87. meditech part 5

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  • 1. H.I.S.-toryby Vince CiottiEpisode #87:Meditech Part 5 Which One Would You Buy in 1993? 2012 by H.I.S. Professionals, LLC, all rights reserved.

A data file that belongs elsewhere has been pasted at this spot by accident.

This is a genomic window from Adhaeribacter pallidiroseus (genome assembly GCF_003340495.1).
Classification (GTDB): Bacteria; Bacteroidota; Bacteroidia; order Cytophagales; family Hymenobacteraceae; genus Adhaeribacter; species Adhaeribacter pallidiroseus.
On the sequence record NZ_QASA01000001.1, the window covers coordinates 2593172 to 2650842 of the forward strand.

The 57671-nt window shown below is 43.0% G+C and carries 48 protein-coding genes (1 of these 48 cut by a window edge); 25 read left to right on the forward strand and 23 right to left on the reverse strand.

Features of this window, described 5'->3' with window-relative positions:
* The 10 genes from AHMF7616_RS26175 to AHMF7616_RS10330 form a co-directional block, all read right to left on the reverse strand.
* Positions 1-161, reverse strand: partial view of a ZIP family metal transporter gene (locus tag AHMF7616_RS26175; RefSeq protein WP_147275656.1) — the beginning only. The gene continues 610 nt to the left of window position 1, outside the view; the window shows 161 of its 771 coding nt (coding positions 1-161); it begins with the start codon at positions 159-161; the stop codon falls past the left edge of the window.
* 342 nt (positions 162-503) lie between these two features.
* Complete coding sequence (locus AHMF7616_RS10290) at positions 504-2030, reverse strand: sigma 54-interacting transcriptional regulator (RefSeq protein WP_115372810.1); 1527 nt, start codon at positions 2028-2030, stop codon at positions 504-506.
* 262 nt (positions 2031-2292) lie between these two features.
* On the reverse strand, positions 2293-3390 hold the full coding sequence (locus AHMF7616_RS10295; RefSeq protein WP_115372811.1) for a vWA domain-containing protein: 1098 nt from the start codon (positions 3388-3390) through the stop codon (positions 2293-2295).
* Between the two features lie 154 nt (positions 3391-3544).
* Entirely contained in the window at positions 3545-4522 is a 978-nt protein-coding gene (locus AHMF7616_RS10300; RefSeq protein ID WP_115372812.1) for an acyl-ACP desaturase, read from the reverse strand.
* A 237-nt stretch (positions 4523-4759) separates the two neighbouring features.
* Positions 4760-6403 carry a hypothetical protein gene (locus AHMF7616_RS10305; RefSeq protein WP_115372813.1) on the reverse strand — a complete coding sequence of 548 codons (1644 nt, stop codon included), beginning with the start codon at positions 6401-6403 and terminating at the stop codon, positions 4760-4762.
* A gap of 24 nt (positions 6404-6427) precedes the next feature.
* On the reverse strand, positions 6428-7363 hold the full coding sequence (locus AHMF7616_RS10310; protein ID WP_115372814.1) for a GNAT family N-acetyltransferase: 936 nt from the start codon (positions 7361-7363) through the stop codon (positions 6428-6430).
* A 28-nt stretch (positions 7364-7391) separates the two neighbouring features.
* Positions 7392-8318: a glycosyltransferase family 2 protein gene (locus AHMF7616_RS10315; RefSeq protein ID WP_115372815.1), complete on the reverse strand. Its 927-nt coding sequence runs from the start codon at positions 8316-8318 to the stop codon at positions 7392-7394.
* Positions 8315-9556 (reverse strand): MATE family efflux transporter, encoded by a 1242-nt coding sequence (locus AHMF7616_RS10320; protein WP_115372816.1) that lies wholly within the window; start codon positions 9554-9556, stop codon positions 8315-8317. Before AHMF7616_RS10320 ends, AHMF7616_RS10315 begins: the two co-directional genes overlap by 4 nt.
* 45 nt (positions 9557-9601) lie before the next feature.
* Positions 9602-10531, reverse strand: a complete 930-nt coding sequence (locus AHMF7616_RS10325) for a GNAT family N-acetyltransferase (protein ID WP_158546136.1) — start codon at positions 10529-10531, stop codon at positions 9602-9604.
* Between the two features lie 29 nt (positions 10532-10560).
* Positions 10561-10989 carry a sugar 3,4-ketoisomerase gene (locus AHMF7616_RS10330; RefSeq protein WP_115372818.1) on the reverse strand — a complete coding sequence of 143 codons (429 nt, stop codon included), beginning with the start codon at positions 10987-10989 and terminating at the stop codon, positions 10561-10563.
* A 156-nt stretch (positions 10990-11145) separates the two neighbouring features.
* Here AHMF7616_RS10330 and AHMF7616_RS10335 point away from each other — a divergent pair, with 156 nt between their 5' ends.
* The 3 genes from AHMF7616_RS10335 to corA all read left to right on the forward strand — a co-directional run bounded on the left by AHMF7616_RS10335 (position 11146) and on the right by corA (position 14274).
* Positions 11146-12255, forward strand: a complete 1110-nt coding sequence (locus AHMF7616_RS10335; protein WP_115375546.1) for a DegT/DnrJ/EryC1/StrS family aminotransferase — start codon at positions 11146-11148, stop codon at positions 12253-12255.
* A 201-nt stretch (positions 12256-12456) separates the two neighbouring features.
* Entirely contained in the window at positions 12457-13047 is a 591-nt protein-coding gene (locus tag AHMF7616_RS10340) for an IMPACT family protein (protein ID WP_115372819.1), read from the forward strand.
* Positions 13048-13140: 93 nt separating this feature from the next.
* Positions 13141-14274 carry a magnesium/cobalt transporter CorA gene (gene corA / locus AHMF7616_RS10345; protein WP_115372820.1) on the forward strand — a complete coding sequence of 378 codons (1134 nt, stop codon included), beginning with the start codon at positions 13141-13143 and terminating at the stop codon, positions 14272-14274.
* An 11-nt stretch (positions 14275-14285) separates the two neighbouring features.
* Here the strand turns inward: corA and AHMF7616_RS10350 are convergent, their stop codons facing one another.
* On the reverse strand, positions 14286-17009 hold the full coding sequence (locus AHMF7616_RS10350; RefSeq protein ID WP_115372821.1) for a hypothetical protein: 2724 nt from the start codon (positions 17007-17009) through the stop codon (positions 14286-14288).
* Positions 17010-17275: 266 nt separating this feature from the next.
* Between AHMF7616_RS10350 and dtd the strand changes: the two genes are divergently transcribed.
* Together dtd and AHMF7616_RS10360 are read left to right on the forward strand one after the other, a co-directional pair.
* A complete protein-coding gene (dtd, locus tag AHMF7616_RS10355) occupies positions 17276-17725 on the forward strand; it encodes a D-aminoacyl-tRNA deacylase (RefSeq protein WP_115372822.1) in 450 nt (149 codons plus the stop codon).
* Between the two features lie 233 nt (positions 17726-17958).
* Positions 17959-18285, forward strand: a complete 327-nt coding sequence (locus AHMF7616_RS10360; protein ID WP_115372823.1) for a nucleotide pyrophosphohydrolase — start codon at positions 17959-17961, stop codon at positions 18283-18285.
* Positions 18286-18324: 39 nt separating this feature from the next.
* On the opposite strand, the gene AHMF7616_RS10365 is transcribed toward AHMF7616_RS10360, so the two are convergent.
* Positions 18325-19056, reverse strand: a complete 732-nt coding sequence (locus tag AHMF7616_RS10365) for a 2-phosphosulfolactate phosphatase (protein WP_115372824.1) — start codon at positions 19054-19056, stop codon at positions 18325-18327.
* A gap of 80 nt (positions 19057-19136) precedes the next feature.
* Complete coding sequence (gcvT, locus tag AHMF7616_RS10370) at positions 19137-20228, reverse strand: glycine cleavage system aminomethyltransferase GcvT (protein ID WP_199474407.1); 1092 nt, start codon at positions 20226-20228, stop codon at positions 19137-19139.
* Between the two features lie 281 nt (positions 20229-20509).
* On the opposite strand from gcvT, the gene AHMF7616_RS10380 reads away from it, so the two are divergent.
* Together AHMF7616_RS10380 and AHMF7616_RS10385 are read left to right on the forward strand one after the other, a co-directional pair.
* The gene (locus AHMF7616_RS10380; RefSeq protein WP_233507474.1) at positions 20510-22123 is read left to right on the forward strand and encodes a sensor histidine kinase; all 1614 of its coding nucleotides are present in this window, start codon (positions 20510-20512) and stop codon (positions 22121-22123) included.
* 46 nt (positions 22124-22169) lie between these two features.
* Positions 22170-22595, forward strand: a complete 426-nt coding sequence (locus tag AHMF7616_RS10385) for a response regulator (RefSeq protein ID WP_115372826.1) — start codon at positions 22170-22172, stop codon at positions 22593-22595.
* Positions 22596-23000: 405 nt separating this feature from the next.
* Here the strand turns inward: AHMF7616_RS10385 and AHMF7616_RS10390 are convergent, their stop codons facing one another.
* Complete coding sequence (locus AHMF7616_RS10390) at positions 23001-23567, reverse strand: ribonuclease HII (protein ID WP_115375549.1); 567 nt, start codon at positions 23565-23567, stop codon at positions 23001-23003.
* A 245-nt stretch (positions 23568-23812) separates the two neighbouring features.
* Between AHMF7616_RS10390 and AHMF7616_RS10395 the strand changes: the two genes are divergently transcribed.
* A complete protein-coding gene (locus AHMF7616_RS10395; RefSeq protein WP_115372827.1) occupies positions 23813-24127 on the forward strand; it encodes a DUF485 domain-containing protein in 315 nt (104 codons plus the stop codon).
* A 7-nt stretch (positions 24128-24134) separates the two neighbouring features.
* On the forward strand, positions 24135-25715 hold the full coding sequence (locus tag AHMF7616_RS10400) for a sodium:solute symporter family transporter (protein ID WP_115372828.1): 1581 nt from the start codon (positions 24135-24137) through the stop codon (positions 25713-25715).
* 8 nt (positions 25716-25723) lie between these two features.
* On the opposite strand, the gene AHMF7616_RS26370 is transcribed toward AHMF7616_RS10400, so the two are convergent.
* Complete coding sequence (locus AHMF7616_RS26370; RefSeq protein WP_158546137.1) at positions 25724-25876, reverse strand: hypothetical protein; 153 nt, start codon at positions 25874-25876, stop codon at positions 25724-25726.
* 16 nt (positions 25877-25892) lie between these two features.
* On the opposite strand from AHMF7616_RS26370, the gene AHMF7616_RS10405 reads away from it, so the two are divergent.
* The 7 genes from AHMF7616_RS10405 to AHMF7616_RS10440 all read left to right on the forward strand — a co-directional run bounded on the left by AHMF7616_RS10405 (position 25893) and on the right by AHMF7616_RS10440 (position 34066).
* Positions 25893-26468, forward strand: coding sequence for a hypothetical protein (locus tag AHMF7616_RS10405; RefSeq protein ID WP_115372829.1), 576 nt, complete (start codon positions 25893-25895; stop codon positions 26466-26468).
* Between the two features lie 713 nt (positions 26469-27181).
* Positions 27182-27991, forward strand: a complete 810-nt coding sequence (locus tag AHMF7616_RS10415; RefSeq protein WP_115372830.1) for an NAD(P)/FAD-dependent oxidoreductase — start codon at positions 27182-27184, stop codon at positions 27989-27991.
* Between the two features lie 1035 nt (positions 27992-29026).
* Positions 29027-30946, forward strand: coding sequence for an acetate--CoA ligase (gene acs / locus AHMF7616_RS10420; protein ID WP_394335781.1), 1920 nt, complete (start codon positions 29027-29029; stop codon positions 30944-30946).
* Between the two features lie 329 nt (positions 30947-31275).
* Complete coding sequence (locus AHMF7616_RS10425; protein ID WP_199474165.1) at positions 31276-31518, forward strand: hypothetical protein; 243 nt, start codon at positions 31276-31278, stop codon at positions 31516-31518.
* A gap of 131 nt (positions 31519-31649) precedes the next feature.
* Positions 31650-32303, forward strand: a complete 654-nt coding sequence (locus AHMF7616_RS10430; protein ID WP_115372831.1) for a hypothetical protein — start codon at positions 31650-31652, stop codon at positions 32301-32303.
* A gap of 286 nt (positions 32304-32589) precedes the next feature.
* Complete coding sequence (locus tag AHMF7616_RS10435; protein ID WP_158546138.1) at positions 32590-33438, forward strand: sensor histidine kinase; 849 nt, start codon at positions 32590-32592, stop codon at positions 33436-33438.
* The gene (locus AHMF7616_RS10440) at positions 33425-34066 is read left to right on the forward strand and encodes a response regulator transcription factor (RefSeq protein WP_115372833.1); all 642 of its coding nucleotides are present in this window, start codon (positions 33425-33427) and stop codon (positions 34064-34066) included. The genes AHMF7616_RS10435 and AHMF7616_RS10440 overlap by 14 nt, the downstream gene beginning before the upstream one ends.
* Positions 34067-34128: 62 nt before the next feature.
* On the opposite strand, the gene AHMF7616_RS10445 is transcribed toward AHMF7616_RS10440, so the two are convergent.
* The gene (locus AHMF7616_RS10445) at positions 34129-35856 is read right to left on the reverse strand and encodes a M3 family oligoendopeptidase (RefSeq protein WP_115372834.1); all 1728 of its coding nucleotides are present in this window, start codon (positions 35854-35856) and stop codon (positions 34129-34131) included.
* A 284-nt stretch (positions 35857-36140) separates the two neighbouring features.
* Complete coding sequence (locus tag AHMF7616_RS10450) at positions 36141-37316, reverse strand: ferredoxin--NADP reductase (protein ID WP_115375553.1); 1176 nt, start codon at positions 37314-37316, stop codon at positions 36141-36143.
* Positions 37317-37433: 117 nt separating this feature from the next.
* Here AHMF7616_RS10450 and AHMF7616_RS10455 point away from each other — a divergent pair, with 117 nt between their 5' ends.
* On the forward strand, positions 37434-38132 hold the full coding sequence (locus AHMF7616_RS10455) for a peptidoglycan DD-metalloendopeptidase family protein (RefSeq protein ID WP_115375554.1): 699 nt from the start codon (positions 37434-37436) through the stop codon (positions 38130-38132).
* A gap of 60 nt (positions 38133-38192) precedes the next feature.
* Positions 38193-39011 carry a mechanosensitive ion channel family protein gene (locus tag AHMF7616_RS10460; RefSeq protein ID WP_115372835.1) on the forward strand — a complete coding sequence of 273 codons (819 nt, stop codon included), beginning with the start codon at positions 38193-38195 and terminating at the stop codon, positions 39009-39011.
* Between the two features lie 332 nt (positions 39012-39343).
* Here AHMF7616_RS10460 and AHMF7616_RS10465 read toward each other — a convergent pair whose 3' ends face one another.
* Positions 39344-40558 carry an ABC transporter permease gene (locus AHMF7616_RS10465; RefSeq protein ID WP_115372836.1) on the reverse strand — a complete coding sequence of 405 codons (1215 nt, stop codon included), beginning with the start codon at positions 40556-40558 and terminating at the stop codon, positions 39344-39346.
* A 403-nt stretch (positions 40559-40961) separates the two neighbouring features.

2. Big Win From 20 Years Ago We left off last week with an RFI from Brooks Memorial, a 200-bed hospital in upstate NY, being issued to the 10 leading HISvendors back in 1993 to see how Meditechbeat them so often. Before we wasted our time & their money flying in demo teamsto frozen Dunkirk NY (located near Anchorage), we reviewed theRFI results to determine which of the vendors were: Large &stable enough to last the expected 10 year life cycle Had a strong NY state presence to meet regulatory needs Were affordable, in terms of capital, operating and TCO Had clients of our bed size, apps, interfaces & conversionThe results are summarized in the table on the following page. If you dont recognize the acronyms for the vendors on thetoprow, then you didnt read last weeks episode that describedthem! You can find all these past episodes at hispros.com 3. 1993 Vendor RFI Responses Compu First Medi- CHC care DataGTEHBOHCS IBAX Keane tech SMSSDSYears inHIS biz212025 18182512202525 15Revenuein 000s$43,400 $23,200$200,000 $60,000 $280,000$10,000 $50,000$90,000 $92,300 $470,000 $14,000# ofFTEs260 2151,031222 1,814 755822441,1054,000 148Nearestoffice TexasVirginia N. Carolina Phila.Pitts. New JerseyFloridaNew York Mass.New Jersey Iowa# of US (Notclients4234 128 238188 provided) 200 15 10454 85NY stateClients 23 7 5 2169 10 31Hard- DG Aviion DECDG Aviion DECware HP, G309500 "Alpha" IBM AS/4005240IBM AS/400DEC 5000 DG or DEC 4000/AlphaCapitalCosts $984,624$1,124,604$650,750$904,991 $1,375,306$1,162,938 $1,496,000 $909,800 $1,335,000$950,000$824,082Opera-tingCost$131,516$104,052 $86,268$137,652 $126,325$178,553$125,880 $79,200$148,200$96,000 $77,7655 yearTCO$1,642,205 $1,644,864$1,082,090$1,593,251 $2,006,931$2,055,701 $2,125,400 $1,305,800 $2,076,000$1,430,000 $1,212,90610 YearTCO$2,299,787 $2,165,124$1,513,430$2,281,511 $2,638,556$2,948,464 $2,754,800 $1,701,800 $2,817,000$1,910,000 $1,601,730 4. Winnowing the Field We presented these RFI resultsto our selection committee, withthe caveats in red ink for those vendors with weak responses: smallannual revenue, minimal NY presence, etc. Meditechs only issuewas high capital costs, however CFO Ralph Webdale said he wouldgladly pay top dollar if they turned out to be the best system! So we next scheduled demos at Brooks for the 6 RFI winners,making each vendor follow the same agenda (1-2 hours per userdepartment) and grading each through a numeric checklist on: User-friendly GUI (or not), patient search,reports, security, flexibility, report writer, etc. The checklists also helped to guide the committee into evaluating the system, rather than just liking the demo dollie (or dude) with the nicest personality, so totally irrelevant after the sale! 5. Brooks Demo Results And here, 20 years later, are the results, which took afew thousand keystrokes to update from MS Works 1.0 to Excel 2012! As you can see, the highest score went to Meditech, but HBO and CHC did pretty well too. An no one really stunk, showing the committee that all modern systems beat their old SAINT Next we made phone calls to the top 3 vendors, but a lot different approach than the near-perfect 98.5 scores KLAS comes up with:- Ours were peer-to-peer: RN to RN, biller-to-biller, IT to IT, etc.- And not to flagship sites, but our bed size, state, version, etc.- And scored with another thorough checklist, with these results: 6. Telephone Reference Calls Meditech led again, but only a tad ahead of HBO. It waspoor CHC whos few users in NY state were only so-so Weve doneover HIS 150searches bynow, and ourphone scoresare about 70%,helping lowerend usersexpectations. The next step in our process hardly anyone ever does: look at theuser manuals before you buy! Paper binders were a pain to ship in93, but todays CDs and web sites are easily available. And you getmuch lower scores than on any RFP feature checklist response! 7. User Manual Review You sure dont get many 98.5 scoreshere either! Indeed, some up-and-coming vendors dont even have user doc They claim their systems are so user-friendly, no manuals are needed!? (tell that to an RN on the 3rd shift trying to help a physician figure out how to DC a med via CPOE) As you can see above, Meditech had superb user manuals back then,HBOs were pretty good, but CHC had a long way to go in this regard. So we pretty much had our two finalist vendors for the next steps: - Site visits, once again peer-to-peer, with no sales chaperones! - Detailed cost review, with over 10 pages per (poor) vendor - And concurrent contract negotiations (no VOC beforehand) 8. Contract Questionnaire As you figured out by now, we dont place much stock in an RFPFeature Checklist, defined as a Request For Prevarication. One checklist we do make vendors fill out is for contract Ts & Cs.Back in 1993, we had 25 items we drilled vendors on, such as: Sub-1-second system response times, or the vendor buys more hardware Veteran installers: 5 years in Healthcare, 2 with the vendor, 1 prior install By today, we have over 70 such nasty items on ARRA, ICD-10, etc. This is the one area where Meditechdid poorly, as illustrated on the right: The boys in Boston are just toughnegotiators, and we struggle to getthem togrant any concessions... At our next committee meeting, wesummed up all these scores & voted 9. Brooks Committee Vote Here is how Brooks 10 user departments ranked the 3 vendors;we inverted their ranking for scores so the highestscore wins: 3points to their first choice, 2 to runner up, and 1 for 3rd choice. CHCFDCHBOCMeditech Pharmacy 21 3 Data Processing12 3 Human Resources21 3 Radiology3 12 Medical Records 2 3 Nursing1.51.5 3 General Accounting 1.51.5 3 Laboratory 0.52 3 Nursing12 3 Patient Accounting 2 13 Totals:12.541329 No contest! Meditech just swept the vote except for Radiology(maybe they had a deeper view?). It was so overwhelming, Ralphcalled off the remaining steps in the process (site visits, etc.). 10. Meditech Recap So there you have it: how a handful of MIT grads formed a start- up HIS vendor that swept the small to mid-range hospital market! Strengths: Satisfied clients (functionality & support), TotalHIS (financial & clinical systems), low operating costs (12% oflicense fee/yr), and a stable management team/direction (noacquisitions, C-Suite change, nor 90-day Wall Street panic). Weaknesses: High capital costs (you getwhat you pay for?), proprietary data base(tough interfaces this ad is a lie!), androokie installers. Today, one might alsoquibble about multiple product lines Next week? We shift to the 6th ranking vendor oftoday: GE Healthcare, and their roots in anotherfrozen northland Burlington, Vermont. Any HISveterans who worked for Burlington DataProcessing please write: vciotti@hispros.com